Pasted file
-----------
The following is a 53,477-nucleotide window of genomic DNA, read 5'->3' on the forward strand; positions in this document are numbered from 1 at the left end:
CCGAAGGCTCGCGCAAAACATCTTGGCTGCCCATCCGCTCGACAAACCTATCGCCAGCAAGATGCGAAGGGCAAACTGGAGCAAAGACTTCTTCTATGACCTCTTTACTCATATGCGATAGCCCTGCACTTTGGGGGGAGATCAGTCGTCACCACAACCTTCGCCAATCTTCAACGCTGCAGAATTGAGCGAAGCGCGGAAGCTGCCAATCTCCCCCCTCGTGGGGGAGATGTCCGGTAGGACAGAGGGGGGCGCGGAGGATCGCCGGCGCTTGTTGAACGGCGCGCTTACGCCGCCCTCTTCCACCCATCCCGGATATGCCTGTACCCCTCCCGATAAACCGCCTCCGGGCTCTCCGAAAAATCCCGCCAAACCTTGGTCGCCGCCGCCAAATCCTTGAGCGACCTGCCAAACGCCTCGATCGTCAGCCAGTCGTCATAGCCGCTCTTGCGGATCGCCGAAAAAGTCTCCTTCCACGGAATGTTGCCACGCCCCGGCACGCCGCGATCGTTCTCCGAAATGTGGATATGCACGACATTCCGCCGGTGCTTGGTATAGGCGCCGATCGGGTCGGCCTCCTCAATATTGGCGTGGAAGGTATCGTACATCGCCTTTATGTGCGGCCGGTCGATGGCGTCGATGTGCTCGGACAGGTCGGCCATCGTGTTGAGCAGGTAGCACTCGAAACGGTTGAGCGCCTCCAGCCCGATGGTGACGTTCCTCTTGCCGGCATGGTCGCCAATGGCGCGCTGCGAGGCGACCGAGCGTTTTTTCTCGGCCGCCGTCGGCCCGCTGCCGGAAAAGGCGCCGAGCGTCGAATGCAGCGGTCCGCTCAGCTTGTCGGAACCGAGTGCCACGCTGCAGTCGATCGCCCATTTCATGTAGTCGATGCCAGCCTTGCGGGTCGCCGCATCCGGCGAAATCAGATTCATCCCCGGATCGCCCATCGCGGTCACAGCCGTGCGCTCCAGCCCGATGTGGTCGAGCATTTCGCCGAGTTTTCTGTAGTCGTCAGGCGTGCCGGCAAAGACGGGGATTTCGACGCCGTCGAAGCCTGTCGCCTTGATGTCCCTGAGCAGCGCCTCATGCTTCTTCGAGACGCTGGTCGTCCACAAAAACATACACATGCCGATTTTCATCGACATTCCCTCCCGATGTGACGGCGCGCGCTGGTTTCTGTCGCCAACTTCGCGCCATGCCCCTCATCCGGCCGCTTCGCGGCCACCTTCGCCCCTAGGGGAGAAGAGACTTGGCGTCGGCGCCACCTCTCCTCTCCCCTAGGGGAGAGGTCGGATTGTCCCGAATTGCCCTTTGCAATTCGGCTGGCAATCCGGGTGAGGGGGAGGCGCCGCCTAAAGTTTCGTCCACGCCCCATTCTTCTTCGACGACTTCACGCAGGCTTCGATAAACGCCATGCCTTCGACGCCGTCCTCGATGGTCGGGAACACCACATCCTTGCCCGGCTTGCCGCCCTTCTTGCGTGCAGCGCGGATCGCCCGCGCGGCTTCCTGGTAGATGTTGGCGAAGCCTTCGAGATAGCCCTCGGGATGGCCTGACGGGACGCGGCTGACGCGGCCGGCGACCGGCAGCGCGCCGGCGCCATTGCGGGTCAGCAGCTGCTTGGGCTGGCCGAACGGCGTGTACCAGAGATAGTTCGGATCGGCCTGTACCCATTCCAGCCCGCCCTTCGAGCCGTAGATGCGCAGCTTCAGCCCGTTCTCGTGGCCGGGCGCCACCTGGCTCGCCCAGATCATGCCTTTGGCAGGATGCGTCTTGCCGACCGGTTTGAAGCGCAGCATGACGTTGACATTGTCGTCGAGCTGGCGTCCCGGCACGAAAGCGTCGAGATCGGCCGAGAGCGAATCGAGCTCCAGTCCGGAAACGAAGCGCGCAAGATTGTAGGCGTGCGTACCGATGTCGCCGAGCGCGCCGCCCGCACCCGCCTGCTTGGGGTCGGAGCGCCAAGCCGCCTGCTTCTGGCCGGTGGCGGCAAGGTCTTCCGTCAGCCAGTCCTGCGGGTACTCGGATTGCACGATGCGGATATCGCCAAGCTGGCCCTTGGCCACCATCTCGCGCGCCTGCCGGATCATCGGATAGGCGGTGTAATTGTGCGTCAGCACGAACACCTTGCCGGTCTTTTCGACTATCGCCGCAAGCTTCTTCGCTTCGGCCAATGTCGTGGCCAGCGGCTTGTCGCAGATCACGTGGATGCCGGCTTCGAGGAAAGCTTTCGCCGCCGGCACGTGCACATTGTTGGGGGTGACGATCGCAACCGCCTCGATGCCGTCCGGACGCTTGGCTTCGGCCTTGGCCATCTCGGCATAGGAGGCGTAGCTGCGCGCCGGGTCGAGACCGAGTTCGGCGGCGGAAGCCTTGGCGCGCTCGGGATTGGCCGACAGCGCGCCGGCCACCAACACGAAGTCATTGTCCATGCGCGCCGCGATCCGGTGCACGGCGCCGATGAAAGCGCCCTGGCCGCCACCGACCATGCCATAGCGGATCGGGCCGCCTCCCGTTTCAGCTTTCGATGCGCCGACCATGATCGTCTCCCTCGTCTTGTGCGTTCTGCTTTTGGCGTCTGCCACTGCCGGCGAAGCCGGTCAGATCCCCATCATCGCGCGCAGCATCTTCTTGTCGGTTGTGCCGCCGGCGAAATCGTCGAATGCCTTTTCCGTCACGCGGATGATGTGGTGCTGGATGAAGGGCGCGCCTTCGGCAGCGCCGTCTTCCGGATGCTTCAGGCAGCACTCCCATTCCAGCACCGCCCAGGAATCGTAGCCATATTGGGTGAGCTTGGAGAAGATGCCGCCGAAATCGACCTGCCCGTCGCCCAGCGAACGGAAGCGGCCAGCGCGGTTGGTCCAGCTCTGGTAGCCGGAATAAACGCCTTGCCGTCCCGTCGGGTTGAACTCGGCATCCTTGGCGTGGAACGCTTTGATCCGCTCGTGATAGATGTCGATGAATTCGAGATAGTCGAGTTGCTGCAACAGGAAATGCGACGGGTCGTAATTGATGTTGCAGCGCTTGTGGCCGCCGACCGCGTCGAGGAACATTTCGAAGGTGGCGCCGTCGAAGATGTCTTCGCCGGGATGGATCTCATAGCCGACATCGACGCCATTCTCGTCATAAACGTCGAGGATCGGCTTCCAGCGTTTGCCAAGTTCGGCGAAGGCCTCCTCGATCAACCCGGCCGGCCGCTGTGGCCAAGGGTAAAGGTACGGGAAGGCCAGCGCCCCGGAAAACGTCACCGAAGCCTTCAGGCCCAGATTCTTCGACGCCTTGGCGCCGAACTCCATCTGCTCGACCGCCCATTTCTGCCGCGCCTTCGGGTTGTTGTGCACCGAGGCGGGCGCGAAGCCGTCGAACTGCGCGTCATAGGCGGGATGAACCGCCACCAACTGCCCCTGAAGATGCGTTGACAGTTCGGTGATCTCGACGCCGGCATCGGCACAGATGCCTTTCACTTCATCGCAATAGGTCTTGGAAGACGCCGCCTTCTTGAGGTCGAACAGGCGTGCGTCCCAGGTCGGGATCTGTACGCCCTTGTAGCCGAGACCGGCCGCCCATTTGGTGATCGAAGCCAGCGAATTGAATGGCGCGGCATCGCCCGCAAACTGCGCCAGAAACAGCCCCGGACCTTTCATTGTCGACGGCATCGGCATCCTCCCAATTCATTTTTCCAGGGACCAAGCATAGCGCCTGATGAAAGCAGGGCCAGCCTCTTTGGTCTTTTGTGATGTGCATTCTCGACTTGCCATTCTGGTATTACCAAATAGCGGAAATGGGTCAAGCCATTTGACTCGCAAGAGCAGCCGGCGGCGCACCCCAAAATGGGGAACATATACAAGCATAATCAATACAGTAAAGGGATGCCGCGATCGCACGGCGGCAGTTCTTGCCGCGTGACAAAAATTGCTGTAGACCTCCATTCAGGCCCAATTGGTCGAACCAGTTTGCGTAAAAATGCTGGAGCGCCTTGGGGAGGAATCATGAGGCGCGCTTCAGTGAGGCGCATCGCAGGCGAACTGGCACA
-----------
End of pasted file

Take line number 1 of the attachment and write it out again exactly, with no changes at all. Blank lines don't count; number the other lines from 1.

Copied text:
The following is a 53,477-nucleotide window of genomic DNA, read 5'->3' on the forward strand; positions in this document are numbered from 1 at the left end: